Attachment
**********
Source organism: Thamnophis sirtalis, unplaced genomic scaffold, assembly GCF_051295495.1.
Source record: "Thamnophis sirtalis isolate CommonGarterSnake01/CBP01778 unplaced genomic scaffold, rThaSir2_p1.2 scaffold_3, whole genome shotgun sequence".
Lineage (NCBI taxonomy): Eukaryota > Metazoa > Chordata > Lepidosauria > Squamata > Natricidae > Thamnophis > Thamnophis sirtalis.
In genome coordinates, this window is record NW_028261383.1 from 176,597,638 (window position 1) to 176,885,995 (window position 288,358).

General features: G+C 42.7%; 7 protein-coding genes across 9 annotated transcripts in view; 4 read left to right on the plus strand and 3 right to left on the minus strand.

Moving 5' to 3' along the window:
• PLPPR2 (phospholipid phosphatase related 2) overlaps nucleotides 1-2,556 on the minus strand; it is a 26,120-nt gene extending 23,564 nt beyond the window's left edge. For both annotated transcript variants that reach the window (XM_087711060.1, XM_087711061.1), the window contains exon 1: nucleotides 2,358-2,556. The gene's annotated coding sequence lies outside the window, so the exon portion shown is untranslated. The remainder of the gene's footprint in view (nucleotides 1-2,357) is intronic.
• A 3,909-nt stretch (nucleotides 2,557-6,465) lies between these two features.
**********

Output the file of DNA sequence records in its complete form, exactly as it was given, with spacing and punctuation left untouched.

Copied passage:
Source organism: Thamnophis sirtalis, unplaced genomic scaffold, assembly GCF_051295495.1.
Source record: "Thamnophis sirtalis isolate CommonGarterSnake01/CBP01778 unplaced genomic scaffold, rThaSir2_p1.2 scaffold_3, whole genome shotgun sequence".
Lineage (NCBI taxonomy): Eukaryota > Metazoa > Chordata > Lepidosauria > Squamata > Natricidae > Thamnophis > Thamnophis sirtalis.
In genome coordinates, this window is record NW_028261383.1 from 176,597,638 (window position 1) to 176,885,995 (window position 288,358).

General features: G+C 42.7%; 7 protein-coding genes across 9 annotated transcripts in view; 4 read left to right on the plus strand and 3 right to left on the minus strand.

Moving 5' to 3' along the window:
• PLPPR2 (phospholipid phosphatase related 2) overlaps nucleotides 1-2,556 on the minus strand; it is a 26,120-nt gene extending 23,564 nt beyond the window's left edge. For both annotated transcript variants that reach the window (XM_087711060.1, XM_087711061.1), the window contains exon 1: nucleotides 2,358-2,556. The gene's annotated coding sequence lies outside the window, so the exon portion shown is untranslated. The remainder of the gene's footprint in view (nucleotides 1-2,357) is intronic.
• A 3,909-nt stretch (nucleotides 2,557-6,465) lies between these two features.